While a significant reprioritisation of drug policy in the UK is unlikely in the foreseeable future, more could be done to reduce the burden of drug-related harm without a drastic change in legislation. There is convincing evidence that drug treatment and harm reduction interventions including needle and syringe programmes are cost-effective investments that not only reduce harm, but also can lead to savings across many health, social and criminal justice services [57, 58]. Despite this, drug treatment budgets in the UK have decreased by nearly 30% in recent years [50], and although numbers in treatment increased slightly in 2018/19, this follows a consistent fall since 2013 [59].

The harm reduction movement, which promotes the provision of interventions that reduce the risk that people are exposed to when they choose to use drugs, while admitting that it is not possible to eliminate all drug use [60] offers a practical conception of consequentialist ethical theory [6]. However, unfortunately, the concept of harm reduction is misted in controversy, which seems to stem from the flawed position tackled in section one of this article: that the use of some arbitrarily defined substances is immoral. Alternatively, critics might be allowing for the perfect to be the enemy of the good by holding out for the cessation of all drug use, which induction would suggest is an unrealistic goal judging by the ineffectual decades spent waging the war on drugs. Relatively minor tweaks to policy would allow the provision of other harm reduction interventions with promising evidence in their favour, which are currently prohibited under the auspices of UK legislation.  For example, the Home Office has repeatedly refused calls to allow the provision of crack pipes by drug treatment services, which would be particularly pertinent in the current climate to minimise the transmission of COVID-19 as well as providing a means of engagement with people who use crack cocaine [61]. And despite the successful implementation of drug consumption rooms in other European countries [62], multiple calls to allow them to be opened in the UK have been rejected [63].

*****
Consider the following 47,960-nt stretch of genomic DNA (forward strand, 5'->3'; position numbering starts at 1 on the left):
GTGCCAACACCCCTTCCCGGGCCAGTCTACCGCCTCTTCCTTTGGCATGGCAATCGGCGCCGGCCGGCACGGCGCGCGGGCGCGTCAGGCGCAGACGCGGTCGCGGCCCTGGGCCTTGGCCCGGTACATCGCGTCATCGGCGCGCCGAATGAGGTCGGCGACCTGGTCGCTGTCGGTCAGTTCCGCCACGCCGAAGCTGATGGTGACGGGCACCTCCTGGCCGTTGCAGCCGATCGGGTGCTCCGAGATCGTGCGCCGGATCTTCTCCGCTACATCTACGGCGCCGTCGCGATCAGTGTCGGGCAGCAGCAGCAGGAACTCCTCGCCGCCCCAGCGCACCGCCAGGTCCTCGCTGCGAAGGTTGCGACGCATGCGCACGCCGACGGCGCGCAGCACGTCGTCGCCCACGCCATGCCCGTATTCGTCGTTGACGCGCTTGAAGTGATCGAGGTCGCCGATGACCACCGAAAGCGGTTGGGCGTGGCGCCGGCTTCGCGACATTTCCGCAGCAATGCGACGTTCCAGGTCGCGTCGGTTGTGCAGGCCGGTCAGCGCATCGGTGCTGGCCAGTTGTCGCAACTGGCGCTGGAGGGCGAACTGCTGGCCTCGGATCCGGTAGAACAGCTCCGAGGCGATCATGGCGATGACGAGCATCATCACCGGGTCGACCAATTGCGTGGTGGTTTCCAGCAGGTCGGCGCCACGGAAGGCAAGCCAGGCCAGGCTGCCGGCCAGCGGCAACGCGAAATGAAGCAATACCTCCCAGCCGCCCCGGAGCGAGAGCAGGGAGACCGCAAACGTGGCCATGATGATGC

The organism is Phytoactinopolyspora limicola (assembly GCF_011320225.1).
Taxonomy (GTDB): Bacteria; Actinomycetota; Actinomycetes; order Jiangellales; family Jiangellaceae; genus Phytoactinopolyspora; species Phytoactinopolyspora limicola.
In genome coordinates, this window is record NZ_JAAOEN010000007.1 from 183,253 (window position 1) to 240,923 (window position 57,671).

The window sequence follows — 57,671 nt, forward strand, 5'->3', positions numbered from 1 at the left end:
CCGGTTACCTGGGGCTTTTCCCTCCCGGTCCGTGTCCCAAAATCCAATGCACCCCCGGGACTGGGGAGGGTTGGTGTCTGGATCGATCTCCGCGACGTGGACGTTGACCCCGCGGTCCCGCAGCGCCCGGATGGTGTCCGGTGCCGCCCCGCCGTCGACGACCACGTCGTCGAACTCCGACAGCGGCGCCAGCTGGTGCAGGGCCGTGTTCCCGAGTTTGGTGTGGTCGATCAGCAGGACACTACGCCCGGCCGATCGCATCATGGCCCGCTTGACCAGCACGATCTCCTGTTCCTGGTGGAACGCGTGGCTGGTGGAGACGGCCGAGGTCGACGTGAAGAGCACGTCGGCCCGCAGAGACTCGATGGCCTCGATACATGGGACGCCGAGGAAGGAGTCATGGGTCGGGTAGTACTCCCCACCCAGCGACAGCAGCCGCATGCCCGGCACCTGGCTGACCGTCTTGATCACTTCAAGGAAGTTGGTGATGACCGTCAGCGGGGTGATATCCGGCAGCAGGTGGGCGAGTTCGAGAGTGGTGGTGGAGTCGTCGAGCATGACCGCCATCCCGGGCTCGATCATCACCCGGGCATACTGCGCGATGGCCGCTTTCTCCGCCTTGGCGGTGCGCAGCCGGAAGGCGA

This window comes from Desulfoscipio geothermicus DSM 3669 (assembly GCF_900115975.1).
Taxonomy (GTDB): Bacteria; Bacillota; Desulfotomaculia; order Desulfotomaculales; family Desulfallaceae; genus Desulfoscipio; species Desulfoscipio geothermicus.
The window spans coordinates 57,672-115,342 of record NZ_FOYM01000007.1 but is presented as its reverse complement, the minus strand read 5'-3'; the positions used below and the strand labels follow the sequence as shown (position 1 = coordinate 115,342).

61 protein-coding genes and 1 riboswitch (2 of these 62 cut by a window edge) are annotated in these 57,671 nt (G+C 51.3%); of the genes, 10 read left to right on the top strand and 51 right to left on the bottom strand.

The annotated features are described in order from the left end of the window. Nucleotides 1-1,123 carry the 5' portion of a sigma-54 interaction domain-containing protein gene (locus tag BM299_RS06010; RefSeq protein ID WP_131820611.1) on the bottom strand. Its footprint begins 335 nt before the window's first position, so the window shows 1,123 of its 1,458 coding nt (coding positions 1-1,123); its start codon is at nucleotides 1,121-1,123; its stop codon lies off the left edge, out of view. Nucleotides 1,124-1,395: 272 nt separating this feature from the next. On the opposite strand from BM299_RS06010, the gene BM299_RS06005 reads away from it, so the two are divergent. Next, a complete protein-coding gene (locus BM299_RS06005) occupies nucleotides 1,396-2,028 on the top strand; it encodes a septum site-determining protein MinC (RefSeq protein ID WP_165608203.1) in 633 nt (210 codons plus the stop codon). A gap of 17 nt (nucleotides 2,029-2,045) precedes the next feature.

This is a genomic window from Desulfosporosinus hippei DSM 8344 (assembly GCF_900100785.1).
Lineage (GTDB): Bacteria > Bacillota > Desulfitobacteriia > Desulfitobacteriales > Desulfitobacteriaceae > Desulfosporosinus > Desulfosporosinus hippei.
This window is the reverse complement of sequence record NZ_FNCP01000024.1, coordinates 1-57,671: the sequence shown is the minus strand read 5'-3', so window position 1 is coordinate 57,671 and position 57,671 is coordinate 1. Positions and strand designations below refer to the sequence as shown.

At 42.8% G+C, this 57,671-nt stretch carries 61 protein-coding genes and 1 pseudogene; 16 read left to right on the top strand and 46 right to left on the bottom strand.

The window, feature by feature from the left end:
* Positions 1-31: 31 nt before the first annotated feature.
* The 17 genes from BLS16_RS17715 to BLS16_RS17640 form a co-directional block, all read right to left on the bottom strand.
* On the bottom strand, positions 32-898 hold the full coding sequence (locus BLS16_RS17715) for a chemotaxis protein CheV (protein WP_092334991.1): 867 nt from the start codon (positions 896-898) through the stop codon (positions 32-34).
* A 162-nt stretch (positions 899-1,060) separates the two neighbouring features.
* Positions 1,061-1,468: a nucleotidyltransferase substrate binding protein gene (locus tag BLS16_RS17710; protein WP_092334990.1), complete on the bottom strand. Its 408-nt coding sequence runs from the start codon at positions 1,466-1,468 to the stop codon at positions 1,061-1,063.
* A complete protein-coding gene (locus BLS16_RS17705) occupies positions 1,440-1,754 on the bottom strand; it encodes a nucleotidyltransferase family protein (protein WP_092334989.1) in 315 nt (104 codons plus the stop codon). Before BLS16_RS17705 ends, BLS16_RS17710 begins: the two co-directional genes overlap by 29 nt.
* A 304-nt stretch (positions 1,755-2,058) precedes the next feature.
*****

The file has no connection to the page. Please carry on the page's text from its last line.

None of these measures—the harm reduction movement, decriminalisation of the possession of drugs, or the regulation of the drug market—is a panacea, and even together they would not eliminate drug-related harm. However, neither will an ideological war on drugs, which is itself directly and indirectly responsible for incalculable harm to the significant proportion of the population who use drugs and to wider society. Some level of drug use and drug-related harm is as inevitable in the future as it has been present for millennia. Hopefully, one day this will be accepted by policymakers, and the vast resources spent waging the war on drugs will be redirected to reducing harm, rather than propagating it. Not only will the rights of those who use drugs need to be taken into account, but also the rights of the marginalised communities compelled to produce and distribute them if there is any hope of realising the optimistic future for all outlined by the United Nations Sustainable Development Goals.